Kim Newman’s latest novel, Anno Dracula: Johnny Alucard(Titan Books) is, in my view, the first essential vampire book of the decade. It combines rollercoaster action with satire, mordant wit and scares aplenty. This fourth volume in the author’s cult, Anno Dracula series sees an undead waif called Ion Popescu on the run from communist Romania’s anti-vampire regime.

The boy’s journey to freedom and power truly begins when he joins Frances Ford Coppola’s film crew during the making of the director’s version of Dracula. Not the real Coppola, of course, since this is an alternate version of the narcissistic, indulgent 1980s. Popescu follows the film-makers to America, where he’s discovered by Andy Warhol. Warhol himself is a vampire – an essay about Warhol in the form of an appendix at the end of the book describes him as “white, empty, waiting to be filled, incapable of satisfaction.”

The portmanteau style of the novel has come about as a result of sections having previously been published, as Newman himself explains, “disguised as novellas.” Which makes the narrative episodic in character, almost like jump cuts in films. Mind you, Newman’s startling originality more than makes up for my very minor reservations on that score. Not only does he tell a series of gripping,  interlocking stories, but he leavens the mix with segments of original screenplays and essays. In this respect the book is postmodernist, the closest equivalent I can think of being John Fowles’s The French Lieutenant’s Woman.

Three of the principal characters are former brides or acolytes of Dracula, Penny, Kate and Geneviève. All three from previous novels, with the latter working now as a Medical Examiner, while Kate is a leftwing journalist and Penny Coppola’s assistant. It is these women who are the most human of the vampires in the novel, and the ones with whom it is easiest to empathise.

There are other pleasures to be had besides the goodies I’ve already mentioned. Being a bit of a film buff myself, it was a great pleasure to spot the unnamed characters (Columbo, for instance, and even Travis Bickle from Taxi Driver), and to enjoy the alternate world in which real and fictional characters exist side by side – there are versions of Buffy the Vampire Slayer, and Baron Meinster (from the Brides of Dracula film) and Sid Vicious, and countless others.

In one respect you could read the novel as a commentary on the vampiric nature of celebrity. It’s also a critique of Thatcherite and post-Thatcherite Britain, and how powerful figures influence the gullible – in particular the not-so-oblique reference to L.Ron Hubbard in Newman’s alternate version of his religion, here named Immortology.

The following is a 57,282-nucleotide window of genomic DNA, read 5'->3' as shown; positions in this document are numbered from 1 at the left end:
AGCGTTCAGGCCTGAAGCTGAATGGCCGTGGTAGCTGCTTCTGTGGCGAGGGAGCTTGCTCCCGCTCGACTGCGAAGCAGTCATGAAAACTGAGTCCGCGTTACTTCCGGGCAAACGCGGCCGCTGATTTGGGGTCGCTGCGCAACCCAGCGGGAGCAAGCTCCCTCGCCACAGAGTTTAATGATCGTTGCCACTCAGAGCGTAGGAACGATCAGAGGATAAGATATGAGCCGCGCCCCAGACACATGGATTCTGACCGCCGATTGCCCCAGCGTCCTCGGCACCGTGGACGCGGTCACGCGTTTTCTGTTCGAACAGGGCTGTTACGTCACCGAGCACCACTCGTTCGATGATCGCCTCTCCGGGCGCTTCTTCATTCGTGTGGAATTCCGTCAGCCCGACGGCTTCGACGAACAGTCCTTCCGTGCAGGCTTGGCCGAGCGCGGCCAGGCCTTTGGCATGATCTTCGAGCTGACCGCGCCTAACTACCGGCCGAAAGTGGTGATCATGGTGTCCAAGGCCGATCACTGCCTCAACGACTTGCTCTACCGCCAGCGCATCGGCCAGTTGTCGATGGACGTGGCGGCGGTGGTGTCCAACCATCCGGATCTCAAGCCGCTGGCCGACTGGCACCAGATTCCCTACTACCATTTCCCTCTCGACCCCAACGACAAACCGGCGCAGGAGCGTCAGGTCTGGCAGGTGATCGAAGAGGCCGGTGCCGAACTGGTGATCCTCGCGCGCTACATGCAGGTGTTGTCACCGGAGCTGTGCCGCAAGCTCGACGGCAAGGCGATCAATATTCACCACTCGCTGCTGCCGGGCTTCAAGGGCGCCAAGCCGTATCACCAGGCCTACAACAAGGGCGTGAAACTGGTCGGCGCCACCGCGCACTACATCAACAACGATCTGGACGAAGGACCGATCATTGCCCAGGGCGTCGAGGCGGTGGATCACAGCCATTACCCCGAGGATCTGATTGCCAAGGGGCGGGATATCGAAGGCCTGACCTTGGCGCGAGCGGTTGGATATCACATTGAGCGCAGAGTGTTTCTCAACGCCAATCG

As though we needed reminding, The American Dream has its dark side. Which Newman explores and exploits fully. One key invention is the drug called drac, extracted from vampire blood and processed into a red powder which imbues those who take it with short-lived vampirism. Those who take it are named dhamps, and they crave the drug more and more, which results in a netherworld of addiction, corruption and the accumulation of criminal wealth.

Newman, a film critic as well as an author, amply illustrates his love and encyclopaedic knowledge of films and popular culture in general. Though never in the form of info-dumps that a lesser writer might inflict. Rather these elements are cleverly woven into a book bristling with excitement and a deep understanding of how were are products of our culture, and the dangers inherent in letting the facile elements of  fashion and fame affect who we are as human beings.

You may dismiss vampire fiction in its most popular form these days (Twilight, et al), but these teenage fantasies bear no resemblance to Newman’s oeuvre. Tough and tender, funny and frightening, intellectual and poppy, Johnny Alucard is one vampire book that’s likely to put many others in its black and red-cloaked shade.

*Editor’s note: As part of our Coffin Hop Web Tour, every book mentioned will be part of our giveaway selection, ANNO DRACULA: JOHNNY ALUCARD included.


The Coffin Hop is an annual blog tour among indie horror authors and artists with over eighty sites offering fun content and giveaways. This year, they’re releasing an anthology by many of these authors, called Coffin Hop: Death by Drive-In, and proceeds will go to Every book title I mention until the end of the Coffin Hop Web Tour, on the 31st, will be available for two winners to choose from (one per winner; in ebook form; and US only, sorry). To enter, comment below, tweet a link back to a post with #AISFP, or share the post from our Facebook page.

Total Coffin Hop Posts so far:

SF Book Releases This Week: Oct. 29, 2013

AISFP 236 – Ronald Malfi and Kevin Lucia, Part One

Dystopian Horror

Top 3 Villains



John Dodds Article by John Dodds

John Dodds is the author of The Kendrick Chronicles crime novels (Bone Machines and Kali’s Kiss ) and, under a pseudonym, JT Macleod, has written a collection of historical/paranormal/erotic/romance stories calledWarriors and Wenches, as well as the first novel in YA steampunk superhero series which he is shopping around agents.

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  1. Interesting post. I’ve tweeted every day, and I’ve posted onece on my FB about your Coffin Hop giveaway.

    • Thanks, Lori! FB is harder to track unless you share from our page, so thanks for letting me know that. I’m keeping track, thanks for stopping by and sharing with your friends!

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